"China will support all efforts in keeping with the direction and spirit of this agreement," Zhao added. "In the meantime, we call on all sides to stay cool-headed and avoid doing things that will escalate the tensions and hype up the crisis."

The second Minsk agreement came about nearly seven years ago after the failure of a first initiative overseen by Normandy Format members France, German, Russia and Ukraine. It came in response to a conflict that first erupted in 2014 between Ukrainian security forces and pro-Moscow separatists in the country's eastern Donbas region bordering Russia.

The four nations came together again on Wednesday in a bid to reinforce a ceasefire along the front lines during talks in Paris, and are set to resume negotiations in Berlin in two weeks.

Chinese officials have expressed an understanding of Russia's security concerns in Eastern Europe, but have also signaled a balanced approach, especially as the Winter Olympic Games are scheduled to begin next week in Beijing.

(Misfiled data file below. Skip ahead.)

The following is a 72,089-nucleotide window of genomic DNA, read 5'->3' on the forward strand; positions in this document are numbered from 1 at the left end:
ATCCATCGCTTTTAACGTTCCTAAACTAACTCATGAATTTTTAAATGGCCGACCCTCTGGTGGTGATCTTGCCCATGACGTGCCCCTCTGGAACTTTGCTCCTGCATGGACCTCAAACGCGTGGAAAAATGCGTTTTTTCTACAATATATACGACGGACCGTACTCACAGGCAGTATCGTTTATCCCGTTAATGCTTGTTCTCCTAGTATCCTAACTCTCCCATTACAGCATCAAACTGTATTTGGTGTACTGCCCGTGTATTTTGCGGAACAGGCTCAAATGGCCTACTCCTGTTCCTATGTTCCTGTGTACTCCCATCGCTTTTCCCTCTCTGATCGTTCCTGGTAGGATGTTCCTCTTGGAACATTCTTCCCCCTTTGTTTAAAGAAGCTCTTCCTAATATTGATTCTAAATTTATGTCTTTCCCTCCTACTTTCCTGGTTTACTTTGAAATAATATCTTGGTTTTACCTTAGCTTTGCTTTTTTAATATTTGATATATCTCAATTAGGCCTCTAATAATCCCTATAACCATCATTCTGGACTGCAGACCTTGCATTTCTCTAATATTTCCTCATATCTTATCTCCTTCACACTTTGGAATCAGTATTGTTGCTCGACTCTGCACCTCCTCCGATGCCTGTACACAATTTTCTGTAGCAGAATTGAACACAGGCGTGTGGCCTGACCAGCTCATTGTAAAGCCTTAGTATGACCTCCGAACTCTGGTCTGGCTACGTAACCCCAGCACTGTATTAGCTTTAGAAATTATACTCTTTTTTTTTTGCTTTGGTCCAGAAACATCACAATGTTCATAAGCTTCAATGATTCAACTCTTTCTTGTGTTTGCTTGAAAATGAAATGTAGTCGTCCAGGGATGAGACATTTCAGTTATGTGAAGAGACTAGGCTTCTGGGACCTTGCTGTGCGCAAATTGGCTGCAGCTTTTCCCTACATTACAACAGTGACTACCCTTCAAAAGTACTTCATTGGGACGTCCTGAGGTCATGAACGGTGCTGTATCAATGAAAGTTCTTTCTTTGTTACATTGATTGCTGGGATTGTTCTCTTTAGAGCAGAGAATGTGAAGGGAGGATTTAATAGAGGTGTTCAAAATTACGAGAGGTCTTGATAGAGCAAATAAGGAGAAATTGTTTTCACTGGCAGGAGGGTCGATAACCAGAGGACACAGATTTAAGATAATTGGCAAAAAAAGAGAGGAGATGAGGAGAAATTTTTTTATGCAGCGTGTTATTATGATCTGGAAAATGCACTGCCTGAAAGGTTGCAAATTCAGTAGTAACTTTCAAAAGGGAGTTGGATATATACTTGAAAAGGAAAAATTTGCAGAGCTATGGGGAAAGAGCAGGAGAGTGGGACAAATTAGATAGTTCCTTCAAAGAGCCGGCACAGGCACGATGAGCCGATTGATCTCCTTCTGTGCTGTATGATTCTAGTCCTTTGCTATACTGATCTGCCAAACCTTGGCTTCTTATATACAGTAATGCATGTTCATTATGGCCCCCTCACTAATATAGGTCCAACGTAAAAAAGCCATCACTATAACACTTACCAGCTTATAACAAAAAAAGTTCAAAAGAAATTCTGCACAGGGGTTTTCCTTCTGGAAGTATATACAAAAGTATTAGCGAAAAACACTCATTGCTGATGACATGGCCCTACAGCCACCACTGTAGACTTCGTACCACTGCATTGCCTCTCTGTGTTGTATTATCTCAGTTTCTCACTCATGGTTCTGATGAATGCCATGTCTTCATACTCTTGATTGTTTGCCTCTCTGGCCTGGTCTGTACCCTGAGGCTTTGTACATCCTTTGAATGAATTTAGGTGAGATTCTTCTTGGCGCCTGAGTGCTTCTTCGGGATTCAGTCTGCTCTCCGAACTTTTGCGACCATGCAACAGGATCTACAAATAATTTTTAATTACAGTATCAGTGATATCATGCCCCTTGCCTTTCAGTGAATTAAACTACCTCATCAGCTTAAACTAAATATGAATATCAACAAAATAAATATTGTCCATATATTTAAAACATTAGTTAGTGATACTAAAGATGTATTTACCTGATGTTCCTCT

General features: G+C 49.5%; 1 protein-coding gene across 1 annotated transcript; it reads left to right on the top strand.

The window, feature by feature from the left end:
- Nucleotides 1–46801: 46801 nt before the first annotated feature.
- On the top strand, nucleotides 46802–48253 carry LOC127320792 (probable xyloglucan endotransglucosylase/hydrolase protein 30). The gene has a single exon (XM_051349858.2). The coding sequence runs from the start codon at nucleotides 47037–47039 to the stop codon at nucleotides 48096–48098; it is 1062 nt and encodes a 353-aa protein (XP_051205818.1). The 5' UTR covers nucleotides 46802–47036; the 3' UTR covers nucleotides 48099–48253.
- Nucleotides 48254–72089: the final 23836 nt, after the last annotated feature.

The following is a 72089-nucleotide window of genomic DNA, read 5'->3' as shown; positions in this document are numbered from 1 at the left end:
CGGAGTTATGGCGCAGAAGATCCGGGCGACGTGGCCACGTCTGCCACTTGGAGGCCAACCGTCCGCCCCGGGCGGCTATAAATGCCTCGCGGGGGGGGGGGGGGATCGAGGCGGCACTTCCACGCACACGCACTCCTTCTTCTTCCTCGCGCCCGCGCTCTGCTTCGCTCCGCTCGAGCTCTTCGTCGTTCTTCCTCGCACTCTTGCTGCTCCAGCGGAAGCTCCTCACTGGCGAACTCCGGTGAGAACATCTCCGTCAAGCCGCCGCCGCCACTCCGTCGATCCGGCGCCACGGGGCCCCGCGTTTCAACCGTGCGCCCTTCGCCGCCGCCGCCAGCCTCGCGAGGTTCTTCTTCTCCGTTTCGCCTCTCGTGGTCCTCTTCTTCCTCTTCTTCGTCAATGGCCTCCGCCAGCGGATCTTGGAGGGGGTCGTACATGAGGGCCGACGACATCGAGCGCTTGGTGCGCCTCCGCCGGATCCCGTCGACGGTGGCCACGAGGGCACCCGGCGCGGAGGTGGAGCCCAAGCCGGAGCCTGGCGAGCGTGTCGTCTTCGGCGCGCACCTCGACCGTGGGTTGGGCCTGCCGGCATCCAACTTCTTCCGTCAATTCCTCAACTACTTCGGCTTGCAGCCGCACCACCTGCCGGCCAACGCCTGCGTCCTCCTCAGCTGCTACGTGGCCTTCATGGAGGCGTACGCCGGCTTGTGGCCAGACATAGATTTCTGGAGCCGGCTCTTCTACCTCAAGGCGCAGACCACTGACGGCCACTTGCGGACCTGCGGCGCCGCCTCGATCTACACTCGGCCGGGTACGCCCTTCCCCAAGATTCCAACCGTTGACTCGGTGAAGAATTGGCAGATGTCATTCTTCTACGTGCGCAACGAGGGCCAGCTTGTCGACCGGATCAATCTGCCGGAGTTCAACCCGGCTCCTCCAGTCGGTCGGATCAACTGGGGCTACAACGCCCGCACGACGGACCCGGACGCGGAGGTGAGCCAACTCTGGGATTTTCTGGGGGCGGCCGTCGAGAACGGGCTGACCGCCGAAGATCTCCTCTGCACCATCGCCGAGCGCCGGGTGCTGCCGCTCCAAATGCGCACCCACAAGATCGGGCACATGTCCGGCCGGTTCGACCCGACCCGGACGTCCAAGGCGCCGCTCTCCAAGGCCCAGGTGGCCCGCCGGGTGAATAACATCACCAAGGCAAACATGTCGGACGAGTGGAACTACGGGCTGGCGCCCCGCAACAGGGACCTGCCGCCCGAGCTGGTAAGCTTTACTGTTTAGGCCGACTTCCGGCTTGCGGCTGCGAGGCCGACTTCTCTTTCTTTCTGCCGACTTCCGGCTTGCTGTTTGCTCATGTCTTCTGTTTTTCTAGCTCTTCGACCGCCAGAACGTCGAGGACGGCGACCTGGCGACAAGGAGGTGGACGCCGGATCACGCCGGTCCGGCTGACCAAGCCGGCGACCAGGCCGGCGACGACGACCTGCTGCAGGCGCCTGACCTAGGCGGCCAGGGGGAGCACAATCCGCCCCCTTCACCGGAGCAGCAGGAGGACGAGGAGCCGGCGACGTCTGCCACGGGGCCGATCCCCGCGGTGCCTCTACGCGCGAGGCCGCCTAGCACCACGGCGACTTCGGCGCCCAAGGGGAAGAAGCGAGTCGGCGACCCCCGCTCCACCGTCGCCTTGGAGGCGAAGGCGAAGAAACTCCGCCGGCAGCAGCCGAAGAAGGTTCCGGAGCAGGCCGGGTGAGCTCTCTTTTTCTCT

Both Chinese officials and the U.N. have called for an informal truce to accompany the global sporting event, and Chinese permanent representative to the U.N. Zhang Jun said Tuesday that "we have heard from Russia that it is not their intention to launch any war."

"What we should do at this moment is to call on all parties to come to the negotiation table and to find the solution through dialogue," Zhang said at the time.

Both Russian and Ukrainian officials have sought to downplay warnings of any imminent military action.